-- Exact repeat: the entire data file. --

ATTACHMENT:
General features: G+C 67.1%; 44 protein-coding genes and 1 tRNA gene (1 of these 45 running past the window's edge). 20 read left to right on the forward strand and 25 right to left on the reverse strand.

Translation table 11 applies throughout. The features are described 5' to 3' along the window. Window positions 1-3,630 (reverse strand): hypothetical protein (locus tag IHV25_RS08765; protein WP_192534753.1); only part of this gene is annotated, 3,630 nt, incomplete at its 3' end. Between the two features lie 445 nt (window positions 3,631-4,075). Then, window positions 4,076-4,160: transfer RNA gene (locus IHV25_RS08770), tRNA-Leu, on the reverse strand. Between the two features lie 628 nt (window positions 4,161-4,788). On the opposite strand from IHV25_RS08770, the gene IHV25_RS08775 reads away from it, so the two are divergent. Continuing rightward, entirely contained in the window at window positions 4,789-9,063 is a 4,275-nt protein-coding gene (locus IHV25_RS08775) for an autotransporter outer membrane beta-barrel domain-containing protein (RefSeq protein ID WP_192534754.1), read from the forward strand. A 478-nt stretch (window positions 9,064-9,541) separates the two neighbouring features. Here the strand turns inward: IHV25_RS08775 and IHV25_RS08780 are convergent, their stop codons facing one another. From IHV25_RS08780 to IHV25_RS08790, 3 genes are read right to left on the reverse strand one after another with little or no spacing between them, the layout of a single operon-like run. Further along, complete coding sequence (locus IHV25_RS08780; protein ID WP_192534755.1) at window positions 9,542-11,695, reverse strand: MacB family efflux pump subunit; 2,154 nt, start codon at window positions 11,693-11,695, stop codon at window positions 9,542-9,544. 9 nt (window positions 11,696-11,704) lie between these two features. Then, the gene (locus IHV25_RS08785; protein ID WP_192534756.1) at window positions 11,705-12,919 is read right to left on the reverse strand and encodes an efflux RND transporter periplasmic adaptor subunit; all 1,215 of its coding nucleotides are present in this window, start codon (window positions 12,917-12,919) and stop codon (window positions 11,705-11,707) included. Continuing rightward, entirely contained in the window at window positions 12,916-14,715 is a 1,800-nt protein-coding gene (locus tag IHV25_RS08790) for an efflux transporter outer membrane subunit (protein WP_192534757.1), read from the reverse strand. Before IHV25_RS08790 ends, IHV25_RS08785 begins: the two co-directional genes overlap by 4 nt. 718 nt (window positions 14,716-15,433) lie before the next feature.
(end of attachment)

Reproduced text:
General features: G+C 67.1%; 44 protein-coding genes and 1 tRNA gene (1 of these 45 running past the window's edge). 20 read left to right on the forward strand and 25 right to left on the reverse strand.

Translation table 11 applies throughout. The features are described 5' to 3' along the window. Window positions 1-3,630 (reverse strand): hypothetical protein (locus tag IHV25_RS08765; protein WP_192534753.1); only part of this gene is annotated, 3,630 nt, incomplete at its 3' end. Between the two features lie 445 nt (window positions 3,631-4,075). Then, window positions 4,076-4,160: transfer RNA gene (locus IHV25_RS08770), tRNA-Leu, on the reverse strand. Between the two features lie 628 nt (window positions 4,161-4,788). On the opposite strand from IHV25_RS08770, the gene IHV25_RS08775 reads away from it, so the two are divergent. Continuing rightward, entirely contained in the window at window positions 4,789-9,063 is a 4,275-nt protein-coding gene (locus IHV25_RS08775) for an autotransporter outer membrane beta-barrel domain-containing protein (RefSeq protein ID WP_192534754.1), read from the forward strand. A 478-nt stretch (window positions 9,064-9,541) separates the two neighbouring features. Here the strand turns inward: IHV25_RS08775 and IHV25_RS08780 are convergent, their stop codons facing one another. From IHV25_RS08780 to IHV25_RS08790, 3 genes are read right to left on the reverse strand one after another with little or no spacing between them, the layout of a single operon-like run. Further along, complete coding sequence (locus IHV25_RS08780; protein ID WP_192534755.1) at window positions 9,542-11,695, reverse strand: MacB family efflux pump subunit; 2,154 nt, start codon at window positions 11,693-11,695, stop codon at window positions 9,542-9,544. 9 nt (window positions 11,696-11,704) lie between these two features. Then, the gene (locus IHV25_RS08785; protein ID WP_192534756.1) at window positions 11,705-12,919 is read right to left on the reverse strand and encodes an efflux RND transporter periplasmic adaptor subunit; all 1,215 of its coding nucleotides are present in this window, start codon (window positions 12,917-12,919) and stop codon (window positions 11,705-11,707) included. Continuing rightward, entirely contained in the window at window positions 12,916-14,715 is a 1,800-nt protein-coding gene (locus tag IHV25_RS08790) for an efflux transporter outer membrane subunit (protein WP_192534757.1), read from the reverse strand. Before IHV25_RS08790 ends, IHV25_RS08785 begins: the two co-directional genes overlap by 4 nt. 718 nt (window positions 14,716-15,433) lie before the next feature.